Chart 1

Research by Yang Jiao, Yi Lu and Xiaohan Zhang (2022) finds that race factors into how the EITC impacts married mothers. While the EITC increases the employment of white and Black single mothers equally, it increases the employment of only married Black mothers (the effect on white mothers is statistically insignificant).

Why does a racial disparity exist between married mothers but not between single mothers? One reason lies in intra-household income dynamics.

Higher share of primary earners among Black mothers

Married Black mothers are historically more likely to be the primary household earner than white or Hispanic married mothers. In 2009, 1-in-3 married Black mothers in the U.S. were the primary earner (Chart 2). Meanwhile, only 1-in-5 white married mothers and 1-in-6 Hispanic married mothers earned more than their spouse. Over a decade later, this pattern still holds true. It has also become more pronounced since the pandemic began.

Chart 2

EITC and racial income gaps

If the EITC has a larger positive impact on primary earners, the fact that Black married women are more likely to be primary earners implies that EITC expansion could reduce family income gaps between Black and white households. The EITC has been shown to reduce income inequality between Black and white households in the bottom half of the distribution.[2] In a typical year, the EITC has been shown to reduce income inequality by 5 to 10 percent. It also benefits low-income single mothers by increasing their checking and savings account balances and helping them reduce their debt.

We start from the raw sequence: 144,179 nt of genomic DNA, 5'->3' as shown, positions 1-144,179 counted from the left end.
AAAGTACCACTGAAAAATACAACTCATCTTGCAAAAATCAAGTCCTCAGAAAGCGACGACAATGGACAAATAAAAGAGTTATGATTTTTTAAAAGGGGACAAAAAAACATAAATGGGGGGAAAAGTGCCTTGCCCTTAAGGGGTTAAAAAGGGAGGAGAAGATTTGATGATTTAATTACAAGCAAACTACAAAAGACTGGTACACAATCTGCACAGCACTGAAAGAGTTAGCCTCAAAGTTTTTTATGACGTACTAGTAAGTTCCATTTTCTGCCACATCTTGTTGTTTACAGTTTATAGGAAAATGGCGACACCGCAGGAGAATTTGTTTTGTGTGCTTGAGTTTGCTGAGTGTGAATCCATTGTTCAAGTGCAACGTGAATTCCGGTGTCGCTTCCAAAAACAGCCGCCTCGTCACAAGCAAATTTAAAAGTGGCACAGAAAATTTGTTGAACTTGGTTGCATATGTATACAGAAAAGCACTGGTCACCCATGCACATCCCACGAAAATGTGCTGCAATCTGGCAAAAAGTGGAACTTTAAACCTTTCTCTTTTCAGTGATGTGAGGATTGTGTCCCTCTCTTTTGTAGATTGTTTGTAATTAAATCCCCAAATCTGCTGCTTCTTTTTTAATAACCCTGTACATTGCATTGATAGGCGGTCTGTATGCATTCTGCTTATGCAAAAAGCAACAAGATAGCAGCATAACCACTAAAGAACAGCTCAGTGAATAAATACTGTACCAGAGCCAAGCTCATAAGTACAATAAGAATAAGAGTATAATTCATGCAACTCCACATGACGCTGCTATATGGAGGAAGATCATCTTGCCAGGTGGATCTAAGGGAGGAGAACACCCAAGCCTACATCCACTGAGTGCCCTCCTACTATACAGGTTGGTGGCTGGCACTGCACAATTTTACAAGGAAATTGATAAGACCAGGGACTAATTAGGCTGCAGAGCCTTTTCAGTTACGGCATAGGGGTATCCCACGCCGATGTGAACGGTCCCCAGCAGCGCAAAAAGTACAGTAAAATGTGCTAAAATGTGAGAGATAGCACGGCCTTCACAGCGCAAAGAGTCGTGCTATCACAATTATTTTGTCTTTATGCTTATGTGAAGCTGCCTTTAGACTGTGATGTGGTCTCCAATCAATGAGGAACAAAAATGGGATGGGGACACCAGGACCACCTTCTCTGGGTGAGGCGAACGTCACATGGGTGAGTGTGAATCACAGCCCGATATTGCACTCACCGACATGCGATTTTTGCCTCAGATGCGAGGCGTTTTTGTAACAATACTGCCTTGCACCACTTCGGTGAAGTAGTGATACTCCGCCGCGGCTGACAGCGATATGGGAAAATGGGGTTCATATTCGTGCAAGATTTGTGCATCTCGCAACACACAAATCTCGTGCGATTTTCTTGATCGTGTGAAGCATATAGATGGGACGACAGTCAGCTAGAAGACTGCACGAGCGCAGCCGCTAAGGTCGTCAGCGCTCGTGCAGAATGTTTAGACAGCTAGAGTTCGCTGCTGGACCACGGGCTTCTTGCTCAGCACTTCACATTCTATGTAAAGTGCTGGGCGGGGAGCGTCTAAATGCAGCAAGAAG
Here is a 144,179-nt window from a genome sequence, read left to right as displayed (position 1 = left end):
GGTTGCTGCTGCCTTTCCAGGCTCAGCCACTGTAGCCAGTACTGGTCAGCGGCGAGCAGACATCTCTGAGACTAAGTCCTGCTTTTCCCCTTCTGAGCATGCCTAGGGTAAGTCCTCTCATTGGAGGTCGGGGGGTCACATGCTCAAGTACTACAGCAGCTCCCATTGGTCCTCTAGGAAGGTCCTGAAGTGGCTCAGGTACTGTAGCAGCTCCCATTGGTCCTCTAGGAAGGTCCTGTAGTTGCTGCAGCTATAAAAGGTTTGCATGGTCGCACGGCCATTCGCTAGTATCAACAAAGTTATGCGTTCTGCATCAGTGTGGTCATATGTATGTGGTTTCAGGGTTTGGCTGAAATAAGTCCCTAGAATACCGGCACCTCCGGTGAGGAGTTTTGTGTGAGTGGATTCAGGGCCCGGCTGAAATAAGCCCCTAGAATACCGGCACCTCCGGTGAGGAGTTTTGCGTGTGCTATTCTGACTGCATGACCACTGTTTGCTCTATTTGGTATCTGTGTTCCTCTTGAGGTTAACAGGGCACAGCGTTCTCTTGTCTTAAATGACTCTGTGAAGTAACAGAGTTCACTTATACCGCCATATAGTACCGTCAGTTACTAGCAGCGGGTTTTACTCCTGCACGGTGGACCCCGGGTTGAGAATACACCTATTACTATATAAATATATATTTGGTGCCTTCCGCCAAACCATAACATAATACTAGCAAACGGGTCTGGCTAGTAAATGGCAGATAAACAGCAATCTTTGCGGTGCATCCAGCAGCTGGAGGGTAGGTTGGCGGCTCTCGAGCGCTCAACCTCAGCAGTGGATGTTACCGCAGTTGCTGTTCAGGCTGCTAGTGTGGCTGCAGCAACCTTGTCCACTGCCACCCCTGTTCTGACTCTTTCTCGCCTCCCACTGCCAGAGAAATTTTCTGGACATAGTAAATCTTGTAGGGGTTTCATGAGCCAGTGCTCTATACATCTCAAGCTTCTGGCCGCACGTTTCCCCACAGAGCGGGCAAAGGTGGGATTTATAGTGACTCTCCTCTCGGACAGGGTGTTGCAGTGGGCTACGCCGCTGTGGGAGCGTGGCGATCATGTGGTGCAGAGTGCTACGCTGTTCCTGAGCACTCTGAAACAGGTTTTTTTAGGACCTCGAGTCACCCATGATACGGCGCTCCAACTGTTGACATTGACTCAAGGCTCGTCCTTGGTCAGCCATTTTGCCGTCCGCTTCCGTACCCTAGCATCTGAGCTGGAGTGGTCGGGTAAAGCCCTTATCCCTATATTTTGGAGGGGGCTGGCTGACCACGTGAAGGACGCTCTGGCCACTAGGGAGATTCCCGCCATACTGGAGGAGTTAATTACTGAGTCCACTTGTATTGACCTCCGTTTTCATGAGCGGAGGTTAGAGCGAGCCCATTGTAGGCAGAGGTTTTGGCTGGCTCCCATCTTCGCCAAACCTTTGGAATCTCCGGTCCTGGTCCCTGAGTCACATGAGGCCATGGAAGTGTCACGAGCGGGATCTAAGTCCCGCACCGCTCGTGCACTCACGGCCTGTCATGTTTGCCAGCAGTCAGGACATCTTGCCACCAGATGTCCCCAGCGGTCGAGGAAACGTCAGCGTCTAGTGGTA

Any discussion of expanding the EITC program will need to take into account the EITC’s effects on labor force participation. Changes or expansions could have distinct consequences for women, racial minorities and households with children as well as lasting effects on poverty and income gaps in the U.S.


  1. The Annual Social and Economic Supplement surveys over 75,000 households each year, asking them questions on work, income, taxes, poverty, migration, disability, health insurance, veteran status and more.
  2. See “The EITC and Racial Income Inequality,” by Bradley Hardy, Charles Hokayem and James Ziliak, WorkRise, Sept. 29, 2022. They found that the EITC reduced Black–white income inequality at the 25th and 50th percentile income levels but had no demonstrated improvement at the 10th percentile.

About the authors


Aparna Jayashankar is a research analyst at the Federal Reserve Bank of Dallas.

Xiaohan Zhang

Xiaohan Zhang is a senior economist at the Federal Reserve Bank of Dallas.

Jason Saving

Jason Saving is the director of community development research and studies and a senior economist at the Federal Reserve Bank of Dallas.

The views expressed are those of the authors and should not be attributed to the Federal Reserve Bank of Dallas or the Federal Reserve System.